Cancun 2017

The view from our terrace

We left around noon, and 24 hours later, this was our view. Transportation from the Cancun airport is pretty much a must–you can wade through the vendors as you exit the airport, but you’re going to end up paying the same price as a transport service, so you might as well do it in style. They’ll be waiting for you with your name on a sign, and with Canada Transfers, you can even arrange for a cold beer to be waiting. It was around $53 US round trip, to be personally chauffeured to your room.

And check this–we were in the Dallas airport when I realized that we would be getting in so late that we would be taking a chance on the restaurant at our timeshare being closed (9pm). I did not want to call Mexico and I wasn’t sure an email would be read in time, so I went to their site and saw where you could have them call you. Which I did, and arranged for them to also provide a meal for each of us on pickup. Subway sandwiches, $6 US each–problem solved. And the restaurant was closed–crisis averted.

Six miles up, baby

In addition to movies, one of the options for entertainment was flight info. It was fun watching the number of feet change from 0 to 35,000 over the first half hour of the flight (that’s six miles, baby). And the outside temperature was -40 degrees Fahrenheit.

Thanks to Mapchick, we filled out our tourist forms online before we left the house. This is a real pain when they hand them out on the plane–poor lighting, find the passport, etc. With this link, you can fill it out at your leisure and print it to take with you. We just laughed when we beat everyone on the plane still filling theirs out as we passed them and were first in line at immigration.

Second day–City Tour

Since our timeshare has a full kitchen, the first order of business is to hit a grocery store to stock up on food supplies. The taxis charge by zone, and even though Walmart will have pretty much everything, there’s a closer (and cheaper) option. There is a Walmart downtown, but travel to Walmart will cost you about $10 US each way (at least from Coral Mar), but Chedraui stores are just about as good, and one is fairly close, more like $8 each way. These stores all over Cancun, so one is bound to be closer to you than Walmart.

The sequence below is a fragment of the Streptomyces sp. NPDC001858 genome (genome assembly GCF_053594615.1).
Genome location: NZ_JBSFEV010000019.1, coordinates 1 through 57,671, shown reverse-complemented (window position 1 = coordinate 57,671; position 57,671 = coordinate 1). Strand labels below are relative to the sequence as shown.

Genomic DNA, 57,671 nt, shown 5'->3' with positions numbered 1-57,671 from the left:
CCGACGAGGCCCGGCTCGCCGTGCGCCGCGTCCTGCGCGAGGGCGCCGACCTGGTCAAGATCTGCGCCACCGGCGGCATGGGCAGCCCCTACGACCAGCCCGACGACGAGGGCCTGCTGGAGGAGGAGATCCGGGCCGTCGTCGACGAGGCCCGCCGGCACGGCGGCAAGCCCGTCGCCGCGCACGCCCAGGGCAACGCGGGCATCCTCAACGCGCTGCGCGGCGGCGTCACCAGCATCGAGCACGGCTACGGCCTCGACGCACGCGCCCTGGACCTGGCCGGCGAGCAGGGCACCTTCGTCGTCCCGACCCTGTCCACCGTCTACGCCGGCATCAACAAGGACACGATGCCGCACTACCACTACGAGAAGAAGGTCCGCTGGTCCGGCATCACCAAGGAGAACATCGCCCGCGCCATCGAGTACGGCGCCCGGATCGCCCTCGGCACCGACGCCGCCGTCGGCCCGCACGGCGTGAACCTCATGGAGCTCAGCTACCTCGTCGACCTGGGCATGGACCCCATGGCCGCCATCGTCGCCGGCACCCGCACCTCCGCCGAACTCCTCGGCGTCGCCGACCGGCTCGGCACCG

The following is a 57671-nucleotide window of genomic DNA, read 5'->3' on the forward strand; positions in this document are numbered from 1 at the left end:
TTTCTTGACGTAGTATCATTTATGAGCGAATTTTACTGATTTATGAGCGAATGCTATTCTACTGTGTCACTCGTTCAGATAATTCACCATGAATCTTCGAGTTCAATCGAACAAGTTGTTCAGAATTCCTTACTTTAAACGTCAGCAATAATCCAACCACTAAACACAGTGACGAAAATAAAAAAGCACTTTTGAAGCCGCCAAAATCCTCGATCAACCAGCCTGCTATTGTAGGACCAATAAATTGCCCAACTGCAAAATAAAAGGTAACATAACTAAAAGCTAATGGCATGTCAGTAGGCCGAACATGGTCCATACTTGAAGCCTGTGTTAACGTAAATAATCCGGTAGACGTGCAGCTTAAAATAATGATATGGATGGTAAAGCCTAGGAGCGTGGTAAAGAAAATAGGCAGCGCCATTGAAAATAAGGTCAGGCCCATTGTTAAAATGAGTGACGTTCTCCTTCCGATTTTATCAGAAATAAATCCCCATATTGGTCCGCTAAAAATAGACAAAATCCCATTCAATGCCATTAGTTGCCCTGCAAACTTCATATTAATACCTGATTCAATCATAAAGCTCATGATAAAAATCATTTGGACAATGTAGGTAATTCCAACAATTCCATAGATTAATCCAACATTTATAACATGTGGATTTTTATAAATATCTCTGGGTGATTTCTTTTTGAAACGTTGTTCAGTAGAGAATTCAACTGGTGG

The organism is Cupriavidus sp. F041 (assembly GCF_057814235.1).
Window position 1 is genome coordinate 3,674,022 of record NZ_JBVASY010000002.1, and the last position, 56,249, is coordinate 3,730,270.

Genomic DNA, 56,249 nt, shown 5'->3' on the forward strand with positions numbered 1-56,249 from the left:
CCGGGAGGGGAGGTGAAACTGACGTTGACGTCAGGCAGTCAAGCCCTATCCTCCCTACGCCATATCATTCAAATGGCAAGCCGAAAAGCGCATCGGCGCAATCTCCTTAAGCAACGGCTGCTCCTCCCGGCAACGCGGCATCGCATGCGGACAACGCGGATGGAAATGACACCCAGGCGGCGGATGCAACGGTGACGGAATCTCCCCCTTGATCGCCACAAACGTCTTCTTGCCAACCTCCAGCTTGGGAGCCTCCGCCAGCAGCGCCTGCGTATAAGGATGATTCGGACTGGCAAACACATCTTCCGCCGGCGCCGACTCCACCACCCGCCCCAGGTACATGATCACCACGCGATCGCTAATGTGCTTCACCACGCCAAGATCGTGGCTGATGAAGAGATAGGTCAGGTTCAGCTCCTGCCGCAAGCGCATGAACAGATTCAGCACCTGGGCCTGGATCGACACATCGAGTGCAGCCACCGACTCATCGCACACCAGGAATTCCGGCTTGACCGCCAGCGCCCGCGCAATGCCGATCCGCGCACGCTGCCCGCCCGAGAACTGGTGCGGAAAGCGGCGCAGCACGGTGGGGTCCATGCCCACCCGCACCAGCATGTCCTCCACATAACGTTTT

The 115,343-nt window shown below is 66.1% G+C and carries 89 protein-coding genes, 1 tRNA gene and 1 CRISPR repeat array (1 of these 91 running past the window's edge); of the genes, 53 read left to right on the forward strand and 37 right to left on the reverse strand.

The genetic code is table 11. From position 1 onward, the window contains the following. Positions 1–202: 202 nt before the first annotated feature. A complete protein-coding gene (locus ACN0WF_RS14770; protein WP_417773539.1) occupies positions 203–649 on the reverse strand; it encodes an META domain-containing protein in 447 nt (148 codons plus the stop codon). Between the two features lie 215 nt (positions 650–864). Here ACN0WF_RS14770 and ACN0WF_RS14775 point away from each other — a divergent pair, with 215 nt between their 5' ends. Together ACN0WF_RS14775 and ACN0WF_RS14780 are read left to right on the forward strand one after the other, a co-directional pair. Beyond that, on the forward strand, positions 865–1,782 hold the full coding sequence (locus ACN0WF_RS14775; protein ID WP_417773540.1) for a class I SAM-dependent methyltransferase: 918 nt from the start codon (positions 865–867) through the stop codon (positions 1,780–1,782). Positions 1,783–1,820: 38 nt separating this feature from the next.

Sun rising behind the hotels across the lagoon

I decided I would get up early one morning (and only one morning) to see the sunrise. I picked a good one, as you can see.

We’ve taken just about every tour that you can think of, but I had the bright idea to take the City Tour, partially so we could end up at Walmart for our grocery supplies. Bad decision–we didn’t see anything we hadn’t already seen. But we did get to have lunch at one of my favorite spots in Market 28 downtown, El Tejas. Delicious shrimp cocktailsare their specialty, and I had one.

The restaurant at Coral Mar is under new management, and for dinner, we decided to try the fried fish tacos–it was a good choice, and was only about $9 US. Between that an the cheese quesadillas appetizer, $6 US, that’s a pretty filling meal for two people. It also came with a delicious (and spicy) habanero salsa.

Third day–downtown

I’d read about a new restaurant that got pretty good reviews–Pik Nik, so we took a taxi downtown to try it. It’s a small, mostly outdoor seating place, located down an alley. Fortunately, we got there before dark, or I might not have been ready to venture down a side street in a foreign country. But, it was cool, the foods was good, and we noticed there was a fair amount of people walking up and down the street by our table. It turned out that down that street is a very popular hangout for the locals–Parque de Pallapa.

Tacos and chili relleno at Pik Nik. The large Corona at left was $4







It’s a very nice park, and was very crowded, even for a week night. It was very much like a county or state fair here in the US. A wide open space for kids to place–they even had kids riding around in remote control cars (the parents controlled the speed and direction with a remote), a large stage, a small band playing, and lots of food vendors. The most popular was something called a marquesita. It’s a flour cake pressed in a griddle so it’s very thin, then folded into a cone, and ingredients like cheese and chocolate poured into the top.

Singer in middle of park

Parque las Pallapas


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